Below, you’ll find a detailed list of more than 40 keyboard shortcuts that we think are the absolute must-know for any Mac user. We’ve carefully curated them from 100s of keyboard shortcuts available for the Mac.
1. Cmd + Shift + 3 : Capture the entire screen to a file
2. Cmd + Shift + Control + 3 : Capture the screen and copy it to the clipboard
3. Cmd + Shift + 4 : Capture the selection of the screen to a file, press the spacebar to capture the window.
4. Cmd + Shift + Option + 4 : Capture the selection from center
1. Cmd + Space bar : Show Spotlight search
2. Cmd + Tab / Command + Shift + Tab : Move to the next/previous most recently used app
3. Cmd F3 : Show desktop (when you’re not in a full-screened app)
4. Cmd + Tilda (`) : Switch to the next open window in the app you’re using
5. Option + Shift + Command + Esc : Bring up the Force Quit application menu
6. Cmd + Delete : Move the selected file to trash
7. Cmd + Shift + Delete : Empty Trash
8. Cmd + S : Save
9. Cmd + Q : Quit
10. Cmd + N : New
11. Cmd + W : Close Window
12. Cmd + M : Minimize Window
Shortcuts For Finder
1. Cmd + A : Select app items
2. Cmd + Shift + A : Open the Applications Folder
3. Cmd + D : Duplicate selected item
4. Cmd + Shift + N : Create a new folder
5. Cmd + 1/2/3/4 : View as icon/list/columns/cover flow
6. Cmd + [/] :Go to the previous/next folder
7. Cmd + Up/Down Arrow : Navigate up/down one level
1. Cmd + Left/Right Arrow : Takes you to the beginning/end of the current line
2. Cmd + Up/Down : Takes you to the beginning/end of all the text on a page
3. Alt + Up/Down : Go to the beginning/end of the current paragraph
4. Cmd + Z : Undo
5. Cmd + Shift + Z : Redo
6. Cmd + F : Find
7. Cmd + Control + D : Define the highlighted word
8. Option + Escape : Auto complete the word that you’re writing
9. Cmd + B : Bold
10. Cmd + I : Italics
11. Cmd + U : Underline
Another great thing about switching from Windows to a MacBook is that the trackpad’s usability is of epic proportions. The trackpad on a MacBook is pretty big compared to that on a standard Windows laptop and it’s made from one smooth piece of glass that you can easily glide 5 fingers on.
Now, I love keyboard shortcuts. When I’m writing and my fingers are already on the keyboard, they sure do come in handy.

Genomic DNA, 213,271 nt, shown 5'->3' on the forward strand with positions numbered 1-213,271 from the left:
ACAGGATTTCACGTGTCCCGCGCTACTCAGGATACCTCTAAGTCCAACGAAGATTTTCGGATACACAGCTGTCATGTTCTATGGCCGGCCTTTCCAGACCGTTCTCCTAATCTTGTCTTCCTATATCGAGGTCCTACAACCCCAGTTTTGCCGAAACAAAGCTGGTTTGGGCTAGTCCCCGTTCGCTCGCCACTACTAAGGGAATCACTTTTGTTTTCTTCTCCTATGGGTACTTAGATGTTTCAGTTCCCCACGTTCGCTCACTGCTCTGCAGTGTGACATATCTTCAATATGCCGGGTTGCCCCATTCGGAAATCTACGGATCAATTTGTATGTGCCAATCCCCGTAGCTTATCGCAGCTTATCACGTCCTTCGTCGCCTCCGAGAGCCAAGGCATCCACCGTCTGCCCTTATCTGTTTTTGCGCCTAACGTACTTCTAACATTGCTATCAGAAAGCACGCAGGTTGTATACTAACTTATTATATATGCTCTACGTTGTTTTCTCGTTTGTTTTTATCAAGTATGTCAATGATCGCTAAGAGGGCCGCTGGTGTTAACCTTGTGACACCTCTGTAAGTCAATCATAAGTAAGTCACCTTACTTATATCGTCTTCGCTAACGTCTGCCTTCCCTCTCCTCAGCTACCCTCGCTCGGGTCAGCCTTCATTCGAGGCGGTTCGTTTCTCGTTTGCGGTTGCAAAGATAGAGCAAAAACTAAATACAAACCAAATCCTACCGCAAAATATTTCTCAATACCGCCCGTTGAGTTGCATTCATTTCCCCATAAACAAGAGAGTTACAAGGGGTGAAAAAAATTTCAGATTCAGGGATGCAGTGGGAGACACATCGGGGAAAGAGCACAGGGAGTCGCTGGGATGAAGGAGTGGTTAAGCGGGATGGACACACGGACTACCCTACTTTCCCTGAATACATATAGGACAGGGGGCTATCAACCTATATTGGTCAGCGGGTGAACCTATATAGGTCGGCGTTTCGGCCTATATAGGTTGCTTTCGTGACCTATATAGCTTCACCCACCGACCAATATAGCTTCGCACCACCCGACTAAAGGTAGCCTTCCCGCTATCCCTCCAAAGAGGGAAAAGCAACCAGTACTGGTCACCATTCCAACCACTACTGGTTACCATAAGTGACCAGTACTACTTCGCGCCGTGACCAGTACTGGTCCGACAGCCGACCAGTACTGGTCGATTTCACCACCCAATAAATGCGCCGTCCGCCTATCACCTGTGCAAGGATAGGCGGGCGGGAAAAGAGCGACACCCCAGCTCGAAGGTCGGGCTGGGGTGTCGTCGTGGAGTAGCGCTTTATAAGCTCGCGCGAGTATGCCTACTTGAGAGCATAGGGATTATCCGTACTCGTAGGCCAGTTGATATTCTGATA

But when I’m browsing the web or catching up on RSS, I mostly just rely on the trackpad. Even doing normal Mac app switching and other mundane operations become a joyous affair with the trackpad.
Go to System Preferences ->Trackpad.
Here you’ll see three tabs for Point & Click, Scroll & Zoom and More Gestures
Tap to click is disabled by default. Some people, especially the ones used to the loud mouse clicks from the 90s, like the physical click feedback. If you’re not a fan, enable Tap to click from Point & Click section.
In your shiny new MacBook, the scrolling works like this: when you swipe up, the page actually moves down. This change was made in OS X 10.7 Lion way back in 2011 and it’s been pulled straight from iOS touchscreen scrolling. Because when you’re using a touchscreen, you push the content up using your fingers to scroll down.
I personally find this behavior annoying because I’m used to old ways. If you feel the same, you can uncheck the Scroll direction: natural option from the Scroll & Zoom section.
Here are the more advanced gestures you need to know about:
Four finger swipe up : Mission Control
Four finger swipe left or right : Switch between desktops or fullscreen apps
Swipe in with two fingers from the right edge : Bring up Notification Center
Pinch with three fingers and thumb : Launchpad
Spread three finders and thumb : Show Desktop
The great thing about the Trackpad section is that it shows you a video of how to engage a gesture and what it does right there. All you need to do is mouse over to one.
Spend some time here getting to know all the gestures. They will make navigating the Mac much, much better.
Improving Window Management in OS X Using Keyboard Shortcuts and Trackpad Gestures
The one thing Windows is really good at is window management. I mean, how can it not be, it’s right there in the name. And this is something Apple just doesn’t seem to care about. Yes, fullscreen apps are great, but what if you want to use two or three apps side-by-side on one screen? Resizing them just right manually using the trackpad is nightmare.
This is where we’ll take help of third party apps. This guide is more about the core functionalities in OS X, and we’ll cover third party apps and productivity features in OS X in a guide in future, but this is something I just can’t let go.